Most people choose their ride based on horsepower. One Ajman royal has taken this to the extreme and customised a motorbike to look like his Arabian stallion.
What horsepower did you say this is?
ABU DHABI // Most people choose their ride based on horsepower. One Ajman royal has taken this to the extreme and customised a motorbike to look like his Arabian stallion.
It is a quintessentially Emirati creation: a triumph of modernity encased in a tribute to heritage.
As the real-life stallion enjoys a prolonged holiday in Las Vegas, his motorcycle double attracted crowds at the Abu Dhabi International Hunting and Equestrian Exhibition (Adihex) on its opening day yesterday.
At an exhibition that included displays with stuffed lions on fake cliffs amid 50 live falcons, and furniture crafted from antelope horns, it is no easy feat to stand out.
Escape Navarrone, a show horse on which the motorcycle is modelled, is Belgian-born and a veteran of European and Middle East championships.
Owned by Sheikh Ammar bin Humaid, Crown Prince of Ajman, the horse won its first American championship in Las Vegas.
"He went to America, it was a whole new world for him," said Dr Umar Raza Gill, the veterinarian who tended and studded the horse.
Dr Gill and the trainers at the Ajman Stud pavilion know almost nothing about the motorcycle's mechanics but they know everything about the horse that inspired it.
"When he went to America it was an amazing thing for us to see because he's a very pretty show horse - and he shows in the ring that he's the king," said Dr Gill.
After the 2011 Stallion Championship in Las Vegas, "the idea came to His Highness to make a bike", Dr Gill said.
Sheikh Ammar flew a team of specialists from the famous Orange County Choppers to meet Escape Navarrone in the flesh.
The bike captures the horse in full stride - its four long legs reach in the air over the wheels, its head descends between the handle bars. The gleaming pipework of the motorcycle is exposed underneath.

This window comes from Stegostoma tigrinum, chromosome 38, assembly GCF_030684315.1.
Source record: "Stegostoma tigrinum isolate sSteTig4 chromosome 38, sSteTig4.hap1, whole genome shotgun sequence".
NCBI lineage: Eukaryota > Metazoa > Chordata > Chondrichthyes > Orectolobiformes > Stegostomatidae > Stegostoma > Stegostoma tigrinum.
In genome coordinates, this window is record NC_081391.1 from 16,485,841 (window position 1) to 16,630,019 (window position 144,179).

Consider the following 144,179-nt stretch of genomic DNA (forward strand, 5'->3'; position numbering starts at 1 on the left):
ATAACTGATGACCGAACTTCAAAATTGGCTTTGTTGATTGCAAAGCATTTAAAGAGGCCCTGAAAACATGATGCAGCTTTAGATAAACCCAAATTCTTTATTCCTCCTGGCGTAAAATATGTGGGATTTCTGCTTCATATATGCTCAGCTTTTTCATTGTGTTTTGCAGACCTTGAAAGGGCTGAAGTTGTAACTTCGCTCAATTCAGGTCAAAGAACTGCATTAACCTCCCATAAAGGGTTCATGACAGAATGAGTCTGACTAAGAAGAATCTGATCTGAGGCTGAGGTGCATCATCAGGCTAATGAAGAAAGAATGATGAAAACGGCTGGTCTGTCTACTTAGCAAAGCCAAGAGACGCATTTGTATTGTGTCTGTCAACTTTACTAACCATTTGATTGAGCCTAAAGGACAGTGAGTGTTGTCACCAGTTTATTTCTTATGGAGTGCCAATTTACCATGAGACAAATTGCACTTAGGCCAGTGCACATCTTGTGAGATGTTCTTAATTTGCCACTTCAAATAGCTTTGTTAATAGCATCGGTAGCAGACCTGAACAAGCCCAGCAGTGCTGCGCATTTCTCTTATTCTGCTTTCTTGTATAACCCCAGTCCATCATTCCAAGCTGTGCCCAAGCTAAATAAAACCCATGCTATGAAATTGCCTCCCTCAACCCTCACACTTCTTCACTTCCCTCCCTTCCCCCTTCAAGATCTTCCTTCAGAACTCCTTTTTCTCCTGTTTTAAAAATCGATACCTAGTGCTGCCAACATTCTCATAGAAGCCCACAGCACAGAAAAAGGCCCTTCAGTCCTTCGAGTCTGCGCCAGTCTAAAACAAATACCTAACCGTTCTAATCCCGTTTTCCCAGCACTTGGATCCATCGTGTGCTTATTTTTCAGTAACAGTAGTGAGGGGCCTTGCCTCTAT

In life, Escape is a beautiful horse - and he knows it. His diva confidence wins competitions but it comes with a temper. He has broken a man's arm and bitten heads.
"He's a naughty guy sometimes, he bites people, he kicks them, he likes to play," said Dr Gill. "You have to be quite sharp and clever while handling him."
For Dr Gill, the motorcycle captures "all that attitude" if not quite his beauty. "If you go with 100 per cent the horse in sculpture there are things that are different than a live one. Only Allah has made it and it cannot be 100 per cent the same. There will be a difference," he said.
The seat is a saddle, and this bike is meant to be ridden.
"It's not very speedy," said Khalifa Al Shamsi, the assistant manager of Ajman Stud. "If you ask me, I love the horses better."
He has driven the motorcycle on JBR road in Dubai, albeit slowly and carefully in order to protect the bike and make sure others get a good look.
Mr Al Shami tried to point out Escape's high points by noting his scores, but then stopped and looked at the replica. "I can't show you because it's a motorbike."
Escape may return to Ajman in a year."This horse gave us a championship in Las Vegas we should give him something also," Mr Al Shamsi said. "Because you know he wants to seen around Vegas. With first class, huh? Believe me. We keep a big paddock only for him, and he relaxes in Vegas."
The motorcycle's popularity at Adihex means it may not be long before it is copied.
"In the Gulf they are quite keen to have something special to the horse, related to the horse and involving the horse," Dr Gill said. "So definitely they will have some more horse bikes coming."
Mr Al Shamsi agreed. "It's a motorbike not only for us, it's for everyone in the world."